That evening I took a few hours to finally watch the presidential candidate debates, was so energized by Bernie Sanders, as was my husband, who rolled up a chair to join me at the computer. We even decided to donate to his campaign, and I started thinking again about going through the citizenship process, just so I could vote for him–that would be four of us. Surprised to read the next day that commentators were declaring Hillary the winner of the debate, but then my son told me that CNN is owned by a company that donates to her campaign. As Bernie said, it will have to be about millions of people coming together to counter the billions of dollars coming from the PACs.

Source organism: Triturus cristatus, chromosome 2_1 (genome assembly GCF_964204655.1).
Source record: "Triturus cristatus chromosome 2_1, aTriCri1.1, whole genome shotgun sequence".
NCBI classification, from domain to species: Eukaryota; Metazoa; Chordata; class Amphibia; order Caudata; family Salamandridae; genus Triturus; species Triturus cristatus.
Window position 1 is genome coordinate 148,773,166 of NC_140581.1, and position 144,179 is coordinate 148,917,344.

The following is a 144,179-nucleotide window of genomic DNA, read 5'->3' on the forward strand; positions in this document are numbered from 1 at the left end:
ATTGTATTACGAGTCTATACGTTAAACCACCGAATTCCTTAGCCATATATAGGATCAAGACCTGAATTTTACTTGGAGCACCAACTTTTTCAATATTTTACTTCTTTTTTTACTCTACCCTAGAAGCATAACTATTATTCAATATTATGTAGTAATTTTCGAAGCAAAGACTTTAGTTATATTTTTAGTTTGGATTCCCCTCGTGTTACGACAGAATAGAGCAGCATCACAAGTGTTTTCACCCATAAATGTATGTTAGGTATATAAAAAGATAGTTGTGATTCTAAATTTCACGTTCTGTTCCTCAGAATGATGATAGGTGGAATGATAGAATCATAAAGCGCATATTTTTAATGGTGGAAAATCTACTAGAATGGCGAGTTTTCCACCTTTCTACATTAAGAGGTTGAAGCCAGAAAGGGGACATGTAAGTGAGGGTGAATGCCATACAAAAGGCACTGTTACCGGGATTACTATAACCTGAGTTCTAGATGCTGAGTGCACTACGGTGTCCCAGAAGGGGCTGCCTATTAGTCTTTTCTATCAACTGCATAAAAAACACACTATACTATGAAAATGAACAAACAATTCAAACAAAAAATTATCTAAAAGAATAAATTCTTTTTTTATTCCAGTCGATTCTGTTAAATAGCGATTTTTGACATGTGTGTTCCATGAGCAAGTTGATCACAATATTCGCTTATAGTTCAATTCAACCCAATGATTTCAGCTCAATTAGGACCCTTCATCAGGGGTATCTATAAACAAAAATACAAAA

Final item for the weekend was to take a second look at a house that has shown the most promise of satisfying all our main requirements for a new home–not too big to retire in, not too small to fit us all now, a second story of some kind, several acres of land, privacy, garage and shop, a quality, artful house with character and no major work to be done, good enough location, and a decent price. The three kids that live with us all approve, though the oldest said she finally loved her (adapted garage) bedroom and now would have to share or have a smaller space (only for part of a year). My oldest son, away at college now, weighed in that he’d rather come home to a different house than come back to the old one painted a new color he didn’t like (not cheerful enough). Which I thought was interesting–I’d been concerned he’d feel that the rug had been pulled out from under him with this deal. Still lots of conversations to be had–what rooms would be used for what, which would be temporary bedrooms when the kids were home for the season or we had visitors, where all our books, now in storage, would go, where I’d do my sewing, whether the much smaller kitchen was adequate, and where the barn, with a welding area and foundry, would go. And how to do the money thing–sell our house, or take a risk with a bigger loan and make it a rental to preserve as a retirement investment. Our realtor advised us to consider that rather than selling, which is a credit to her integrity and good will, since she’d lose revenue by that option.